Pacing is an important part of actor Jeff Bridges' best films. His patience as Rooster Cogburn in 'True Grit,' "The Dude" in 'Big Lebowski,' and as Bad Blake in 'Crazy Heart' allowed viewers time to appreciate the subtleties of his work. In those little moments, brilliance is born. On his self-titled country album that's in stores today, August 16, those little moments put you to sleep.

The album opens with 'What a Little Bit of Love Can Do,' one of only a few songs on the project with any tempo. The galloping love song is sweet, if not a little cheesy. It's a perfectly unoffensive basket of bread rolls to tease what one hopes will be a main course as succulent and satisfying as the soundtrack for 'Crazy Heart.' T Bone Burnett teams up with Bridges to produce this album, as well.

The next nine tracks, however, are mostly slow, moody lullabies perfect for listeners trying to get a colicky baby to sleep. It's like that game teenagers play at the bowling alley. How slowly can we roll a ball down the lane? Is it possible to give it so little push that the head pin will actually stop the 12-pound ball? Bridges voice melts right into the music, bringing the many intricate layers of his style together into one sleepy hum.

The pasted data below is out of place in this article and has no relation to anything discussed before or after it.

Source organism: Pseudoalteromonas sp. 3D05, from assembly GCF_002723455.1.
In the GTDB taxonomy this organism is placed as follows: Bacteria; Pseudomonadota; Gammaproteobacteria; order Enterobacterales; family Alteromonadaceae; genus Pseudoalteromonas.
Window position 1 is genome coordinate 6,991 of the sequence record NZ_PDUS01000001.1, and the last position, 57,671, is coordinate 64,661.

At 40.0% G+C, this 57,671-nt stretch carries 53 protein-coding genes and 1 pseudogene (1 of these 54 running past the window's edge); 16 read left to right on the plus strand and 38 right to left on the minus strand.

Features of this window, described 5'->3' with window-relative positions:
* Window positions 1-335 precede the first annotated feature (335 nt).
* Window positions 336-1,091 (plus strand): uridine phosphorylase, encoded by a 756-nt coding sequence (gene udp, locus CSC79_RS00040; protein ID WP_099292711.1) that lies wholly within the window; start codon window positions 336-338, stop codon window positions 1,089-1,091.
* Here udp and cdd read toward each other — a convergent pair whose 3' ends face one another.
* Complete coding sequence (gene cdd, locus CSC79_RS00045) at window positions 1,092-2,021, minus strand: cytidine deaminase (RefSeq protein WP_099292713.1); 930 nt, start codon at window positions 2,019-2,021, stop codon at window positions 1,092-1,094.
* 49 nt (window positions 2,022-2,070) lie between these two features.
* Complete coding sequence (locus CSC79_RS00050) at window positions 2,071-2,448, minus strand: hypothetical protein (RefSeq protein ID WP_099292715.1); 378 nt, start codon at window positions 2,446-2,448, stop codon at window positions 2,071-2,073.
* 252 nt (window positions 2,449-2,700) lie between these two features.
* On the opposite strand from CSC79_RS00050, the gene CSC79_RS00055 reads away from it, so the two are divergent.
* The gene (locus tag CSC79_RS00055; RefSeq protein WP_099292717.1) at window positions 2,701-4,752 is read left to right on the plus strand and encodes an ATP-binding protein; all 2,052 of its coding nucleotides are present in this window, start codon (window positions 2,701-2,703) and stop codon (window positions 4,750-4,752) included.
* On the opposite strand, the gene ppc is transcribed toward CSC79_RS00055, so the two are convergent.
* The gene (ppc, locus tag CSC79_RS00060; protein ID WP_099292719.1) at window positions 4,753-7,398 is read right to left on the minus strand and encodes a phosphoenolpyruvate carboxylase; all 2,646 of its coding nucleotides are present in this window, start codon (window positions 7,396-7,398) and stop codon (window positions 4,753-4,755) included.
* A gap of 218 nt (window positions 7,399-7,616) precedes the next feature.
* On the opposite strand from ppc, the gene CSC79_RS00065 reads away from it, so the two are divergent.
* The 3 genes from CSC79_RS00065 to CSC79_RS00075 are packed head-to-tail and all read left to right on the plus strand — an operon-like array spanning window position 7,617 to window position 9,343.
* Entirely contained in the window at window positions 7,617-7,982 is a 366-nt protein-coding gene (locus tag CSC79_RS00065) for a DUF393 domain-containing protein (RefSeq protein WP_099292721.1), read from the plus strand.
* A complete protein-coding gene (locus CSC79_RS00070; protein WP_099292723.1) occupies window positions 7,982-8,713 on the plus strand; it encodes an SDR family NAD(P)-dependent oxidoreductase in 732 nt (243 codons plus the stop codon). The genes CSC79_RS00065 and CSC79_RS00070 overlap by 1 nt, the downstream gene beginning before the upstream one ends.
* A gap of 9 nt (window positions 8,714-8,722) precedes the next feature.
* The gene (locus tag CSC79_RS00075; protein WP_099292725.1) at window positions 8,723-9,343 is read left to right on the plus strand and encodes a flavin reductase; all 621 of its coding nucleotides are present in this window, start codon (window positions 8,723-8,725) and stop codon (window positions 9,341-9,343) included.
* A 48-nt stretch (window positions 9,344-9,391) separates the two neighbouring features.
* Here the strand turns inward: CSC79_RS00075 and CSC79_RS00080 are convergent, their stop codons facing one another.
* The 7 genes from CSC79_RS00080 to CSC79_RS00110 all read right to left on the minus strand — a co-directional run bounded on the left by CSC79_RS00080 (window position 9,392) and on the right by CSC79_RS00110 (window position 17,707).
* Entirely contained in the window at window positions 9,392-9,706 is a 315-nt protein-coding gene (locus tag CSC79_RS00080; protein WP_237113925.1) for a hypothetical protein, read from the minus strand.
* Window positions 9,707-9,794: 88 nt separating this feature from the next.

Albums like this often become brilliant when one presses play at the perfect emotional moment. It's possible some will find that moment, or at the least do a better job excavating Bridges' stories from the stagnancy. There are some lyrical gems to be found. The first verse of 'Maybe I Missed the Point' takes on complacency. "And I have so many chances to be / The hero I believe's inside of me / But I get busy and get distracted / And I do nothing when I could have acted."

If it weren't for familiarity with Bridges mischievous demeanor from television appearances or his smooth but troubled characters from the big screen, few would argue on behalf of this album. He has Red Sovine-like delivery that is more talking to a melody that singing. The actor doesn't owe anything to country music, so he has every right to write and record the music that satisfies his inner artist-child. If he wants his music career to take off, though, he may be wise to ask Bad Blake how he'd sing these same songs.